Typographical tips

Old typewriter

Typographical tips

In a Facebook group (one that I suggest you don’t join), a debate has been raging for weeks over the issue of double-spacing after a full stop. Most of us know that this practice stems from the days of typewriters. With modern computer programs and fonts*, not only is it unnecessary to do this, the practice will cause problems at the formatting stage, which is why it needs to be fixed. Ahh, but try telling this to the hard-core ‘two-space’ fans (some of whom, surprisingly, don’t even appear old enough to know what a typewriter is) who have turned a simple tip thread into an acrimonious battleground.

Which brings me to the four big typographical faux pas you should assiduously avoid: double spaces after the full stop (period), double carriage returns for new paragraphs, multiple carriage returns to start a new page, and the tab key. All four are a problem when it comes to typesetting (formatting), and the first thing your editor will deal with (aka get rid of them) before they turn on track changes. They will charge you for the time to do that. Happy editor (ka-ching!) you might say, but we do appreciate getting an ms where we don’t have to do this donkey work. Here is how you, the author, can address these problems which will save you time and money down the track with both editing and formatting.

Double spaces at the end of sentences

For those who do this, it can be a hard habit to break. However, there is a simple solution. Just before you send your manuscript off to your editor hit the ‘Replace’ button on the top right-hand side of the toolbar in Word**. Place the cursor in the find box and hit the space bar twice. Then place the cursor in the replace box and hit the space bar once. Click ‘Replace All’. Voila! All fixed.

Double carriage returns

In the toolbar in the Home screen of Word you will see a long box with some type examples and a caption—‘Normal’, ‘Heading 1’, etc. These are styles. Basic text is probably using the default ‘Normal’ style (I may be misremembering but I am sure this used to be called ‘Paragraph’, why Microsoft saw the need to change the term to ‘Normal’ escapes me). Right-click on ‘Normal’, select ‘Modify’ and a dialogue box will pop up. Here you can change the font type, size, etc. by clicking on the ‘Format’ button down the bottom. Go to the ‘Paragraph’ button and in the spacing section put a number in the ‘After’ box—6pt is fine. Now you will automatically have a 6pt paragraph space after every paragraph.

Note: by setting your chapter headings to the Heading 1 style, you can create an automatic contents page.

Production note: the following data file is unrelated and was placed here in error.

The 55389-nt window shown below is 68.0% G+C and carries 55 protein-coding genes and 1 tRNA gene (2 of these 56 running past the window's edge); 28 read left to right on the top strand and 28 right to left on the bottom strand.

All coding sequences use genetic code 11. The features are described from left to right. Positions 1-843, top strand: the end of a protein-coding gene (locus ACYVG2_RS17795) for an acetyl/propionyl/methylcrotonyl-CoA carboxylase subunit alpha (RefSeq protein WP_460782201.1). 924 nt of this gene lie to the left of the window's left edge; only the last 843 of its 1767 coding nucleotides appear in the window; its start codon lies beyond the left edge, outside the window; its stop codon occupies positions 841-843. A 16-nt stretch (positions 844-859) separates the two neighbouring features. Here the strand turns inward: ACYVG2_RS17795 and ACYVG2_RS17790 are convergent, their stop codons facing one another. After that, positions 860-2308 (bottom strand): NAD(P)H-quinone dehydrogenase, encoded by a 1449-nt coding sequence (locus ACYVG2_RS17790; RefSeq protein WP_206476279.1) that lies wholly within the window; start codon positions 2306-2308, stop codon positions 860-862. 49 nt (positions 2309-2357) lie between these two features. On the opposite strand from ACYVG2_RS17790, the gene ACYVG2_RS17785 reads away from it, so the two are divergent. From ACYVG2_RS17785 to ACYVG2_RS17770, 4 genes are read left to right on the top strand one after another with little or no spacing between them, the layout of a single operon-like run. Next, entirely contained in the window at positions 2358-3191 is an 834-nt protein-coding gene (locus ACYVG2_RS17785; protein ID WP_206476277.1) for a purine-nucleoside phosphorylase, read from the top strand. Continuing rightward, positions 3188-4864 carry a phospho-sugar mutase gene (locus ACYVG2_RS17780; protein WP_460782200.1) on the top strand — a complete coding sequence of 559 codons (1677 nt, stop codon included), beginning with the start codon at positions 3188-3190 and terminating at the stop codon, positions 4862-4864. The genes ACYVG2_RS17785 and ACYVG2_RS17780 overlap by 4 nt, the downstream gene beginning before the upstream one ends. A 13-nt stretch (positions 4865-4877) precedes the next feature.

Want a new page for the next chapter?

Go to the ‘Insert’ tab of the toolbar and click on ‘Page Break’ (keyboard shortcut CTRL+Enter).


The most common reason authors use the tab button is probably to get an indent on the first line of a paragraph. OK, go back to where you modified your ‘Normal’ style with paragraph spacing, you will note there is an indentation section. Under ‘Special’ select ‘First Line’ and then choose how large an indent you want. This will then indent every paragraph that is set to ‘Normal’ style.

But … but… I hear you say. I don’t want the first paragraph of a chapter indented! Simple. On the far right-hand side of the style dialogue box is a 'More' button—click there and you have the option to create a style.  So create a new style and call it something like ‘Opening Par’, base it on the normal style, and then modify by getting rid of the first line indent. It is then a simple matter to highlight any paragraphs that don’t require an indent and re-assign them to the style you have just created.

One more thing…

Learning how to use styles can really streamline the final formatting process. Aside from the three styles mentioned, your book might require a number of typographical elements. Some sub-headings, or a different style for depicting text messages. While some styles are default in Word (various heading levels), like the Opening Par style you made, you may have to create your own. Now, it doesn’t matter what these styles look like on your computer, 18pt Comic Sans if you like (well, maybe not), because the beauty of the system is your book designer merely needs to overwrite how you’ve designed the style with the template they create in InDesign and like programs.

*Modern fonts are proportional, so they adjust spacing. Double-spacing was used because old typewriters could only produce fixed-width, non-proportional text. A study to 'prove' that double spacing aided readability tested sixty American college students (#samplesizefail, #samplediversityfail) to see if texts with the double spacing were read more quickly. The sample group also included a high number of students who used double-spacing in their own writing.
Overall an increased speed of 3% was detected. The texts were printed in Courier, a fixed-width, non-proportional font. Where is that eye-rolling smiley?
**I am on a PC. Apple computer versions of Word may be a little different.

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